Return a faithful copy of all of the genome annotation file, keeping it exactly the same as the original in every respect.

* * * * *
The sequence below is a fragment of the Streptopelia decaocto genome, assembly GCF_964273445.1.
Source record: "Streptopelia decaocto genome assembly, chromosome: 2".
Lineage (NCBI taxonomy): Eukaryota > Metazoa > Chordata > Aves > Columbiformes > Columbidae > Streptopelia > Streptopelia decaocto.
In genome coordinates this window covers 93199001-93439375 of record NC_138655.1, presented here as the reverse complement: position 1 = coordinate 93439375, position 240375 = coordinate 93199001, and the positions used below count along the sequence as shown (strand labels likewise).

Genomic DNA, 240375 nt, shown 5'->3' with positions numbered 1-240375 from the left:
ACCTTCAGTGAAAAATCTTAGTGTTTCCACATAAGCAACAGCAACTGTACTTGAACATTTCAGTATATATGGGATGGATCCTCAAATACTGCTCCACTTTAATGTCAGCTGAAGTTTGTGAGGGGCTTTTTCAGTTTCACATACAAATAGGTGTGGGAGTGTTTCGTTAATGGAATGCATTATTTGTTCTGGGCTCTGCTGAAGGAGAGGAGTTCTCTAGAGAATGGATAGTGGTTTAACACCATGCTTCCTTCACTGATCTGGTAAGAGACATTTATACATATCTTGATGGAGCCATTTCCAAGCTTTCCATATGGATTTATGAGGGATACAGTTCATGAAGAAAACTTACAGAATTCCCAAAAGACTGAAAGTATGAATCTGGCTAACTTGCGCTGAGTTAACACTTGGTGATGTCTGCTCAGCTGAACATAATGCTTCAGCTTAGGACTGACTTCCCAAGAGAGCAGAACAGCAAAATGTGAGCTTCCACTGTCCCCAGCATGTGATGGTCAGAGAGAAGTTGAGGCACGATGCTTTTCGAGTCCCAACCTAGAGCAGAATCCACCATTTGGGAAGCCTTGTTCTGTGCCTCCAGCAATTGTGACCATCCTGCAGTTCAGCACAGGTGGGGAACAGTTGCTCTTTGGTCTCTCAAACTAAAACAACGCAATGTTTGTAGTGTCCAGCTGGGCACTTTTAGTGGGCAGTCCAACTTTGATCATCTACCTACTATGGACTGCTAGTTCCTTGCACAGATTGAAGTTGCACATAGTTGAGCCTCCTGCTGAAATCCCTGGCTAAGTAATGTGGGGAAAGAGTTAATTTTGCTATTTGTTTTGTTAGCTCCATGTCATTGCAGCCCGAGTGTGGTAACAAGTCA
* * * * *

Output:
The sequence below is a fragment of the Streptopelia decaocto genome, assembly GCF_964273445.1.
Source record: "Streptopelia decaocto genome assembly, chromosome: 2".
Lineage (NCBI taxonomy): Eukaryota > Metazoa > Chordata > Aves > Columbiformes > Columbidae > Streptopelia > Streptopelia decaocto.
In genome coordinates this window covers 93199001-93439375 of record NC_138655.1, presented here as the reverse complement: position 1 = coordinate 93439375, position 240375 = coordinate 93199001, and the positions used below count along the sequence as shown (strand labels likewise).

Genomic DNA, 240375 nt, shown 5'->3' with positions numbered 1-240375 from the left:
ACCTTCAGTGAAAAATCTTAGTGTTTCCACATAAGCAACAGCAACTGTACTTGAACATTTCAGTATATATGGGATGGATCCTCAAATACTGCTCCACTTTAATGTCAGCTGAAGTTTGTGAGGGGCTTTTTCAGTTTCACATACAAATAGGTGTGGGAGTGTTTCGTTAATGGAATGCATTATTTGTTCTGGGCTCTGCTGAAGGAGAGGAGTTCTCTAGAGAATGGATAGTGGTTTAACACCATGCTTCCTTCACTGATCTGGTAAGAGACATTTATACATATCTTGATGGAGCCATTTCCAAGCTTTCCATATGGATTTATGAGGGATACAGTTCATGAAGAAAACTTACAGAATTCCCAAAAGACTGAAAGTATGAATCTGGCTAACTTGCGCTGAGTTAACACTTGGTGATGTCTGCTCAGCTGAACATAATGCTTCAGCTTAGGACTGACTTCCCAAGAGAGCAGAACAGCAAAATGTGAGCTTCCACTGTCCCCAGCATGTGATGGTCAGAGAGAAGTTGAGGCACGATGCTTTTCGAGTCCCAACCTAGAGCAGAATCCACCATTTGGGAAGCCTTGTTCTGTGCCTCCAGCAATTGTGACCATCCTGCAGTTCAGCACAGGTGGGGAACAGTTGCTCTTTGGTCTCTCAAACTAAAACAACGCAATGTTTGTAGTGTCCAGCTGGGCACTTTTAGTGGGCAGTCCAACTTTGATCATCTACCTACTATGGACTGCTAGTTCCTTGCACAGATTGAAGTTGCACATAGTTGAGCCTCCTGCTGAAATCCCTGGCTAAGTAATGTGGGGAAAGAGTTAATTTTGCTATTTGTTTTGTTAGCTCCATGTCATTGCAGCCCGAGTGTGGTAACAAGTCA